US demand for water treatment chemicals will rise 3.2 percent per year to reach $6.7 billion in 2017, an increase driven by growth in the oil, gas and mining industries and a rebound in manufacturing production, according to a study by the Freedonia Group.
The study, Water Treatment Chemicals, predicts demand will increase for more efficient and less hazardous chemicals, which tend to be more expensive than conventional products. Demand for chemicals will be buoyed by efforts to recycle water treated for reuse.
The study says sales of scale control agents, followed by foam control agents, will rise the fastest through 2017 as more companies shift to expensive chemicals and increase water recycling activities.
The larger, mature categories of water treatment chemicals will show more modest growth, the study says. As companies use more membrane separation systems and try to reduce sludge volumes, demand for higher value coagulants and flocculants will rise.
Oil and gas production and manufacturing output will help the market value of corrosion inhibitors recover from price declines between 2007 and 2012, the study says.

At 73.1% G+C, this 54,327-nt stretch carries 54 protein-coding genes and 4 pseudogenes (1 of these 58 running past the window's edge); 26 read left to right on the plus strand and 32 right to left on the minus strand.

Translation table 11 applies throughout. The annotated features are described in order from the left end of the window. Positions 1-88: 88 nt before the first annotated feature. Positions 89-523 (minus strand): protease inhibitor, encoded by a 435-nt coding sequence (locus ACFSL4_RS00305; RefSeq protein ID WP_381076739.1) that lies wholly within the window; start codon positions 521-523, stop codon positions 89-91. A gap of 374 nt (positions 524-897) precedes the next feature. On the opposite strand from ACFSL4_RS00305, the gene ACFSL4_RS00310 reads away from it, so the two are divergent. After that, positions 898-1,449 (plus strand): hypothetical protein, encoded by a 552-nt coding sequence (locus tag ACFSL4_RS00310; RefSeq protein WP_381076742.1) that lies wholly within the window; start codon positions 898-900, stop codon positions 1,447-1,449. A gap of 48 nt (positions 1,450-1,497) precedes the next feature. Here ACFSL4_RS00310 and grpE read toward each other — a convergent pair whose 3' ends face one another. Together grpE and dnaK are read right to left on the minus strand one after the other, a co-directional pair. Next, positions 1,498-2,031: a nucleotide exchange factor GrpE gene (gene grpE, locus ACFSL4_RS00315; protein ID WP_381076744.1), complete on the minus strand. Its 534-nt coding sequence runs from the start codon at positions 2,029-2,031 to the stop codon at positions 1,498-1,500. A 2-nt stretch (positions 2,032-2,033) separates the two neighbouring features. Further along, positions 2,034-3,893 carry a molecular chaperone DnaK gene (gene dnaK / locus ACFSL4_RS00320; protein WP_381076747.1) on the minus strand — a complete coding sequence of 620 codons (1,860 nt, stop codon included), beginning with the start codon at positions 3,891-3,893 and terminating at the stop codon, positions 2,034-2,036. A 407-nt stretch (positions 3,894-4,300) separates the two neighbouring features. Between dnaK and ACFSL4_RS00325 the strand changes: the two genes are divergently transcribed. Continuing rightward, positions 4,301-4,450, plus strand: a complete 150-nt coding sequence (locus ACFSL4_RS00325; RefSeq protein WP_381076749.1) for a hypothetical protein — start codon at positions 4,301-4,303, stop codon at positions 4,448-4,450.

The EPA’s disinfection byproducts rules, known as DBP, will reduce the need for biocides in the municipal market, particularly as disinfection equipment is used to reduce chemical use, the study says.
Water treatment and technology companies stand to grow their profits as oil and gas companies feel the pressure to cut their freshwater use in dry areas of the US where much of the hydraulic fracturing is happening.
Omni Water Solutions last month announced it has treated more than 140,000 barrels of Marathon Oil’s flowback and produced water in Texas’ Eagle Ford shale since June to reduce boron and enable re-use of the cleaned water for fracking.
Also in September, Select Energy Services and Fountain Quail Water Management formed a joint venture to expand their oilfield and shale gas water treatment and recycling services. The companies have completed a recycling project in Texas’ Permian region for a large, public, independent E&P company, which the companies say has successfully treated and recycled nearly 300,000 barrels of water on site.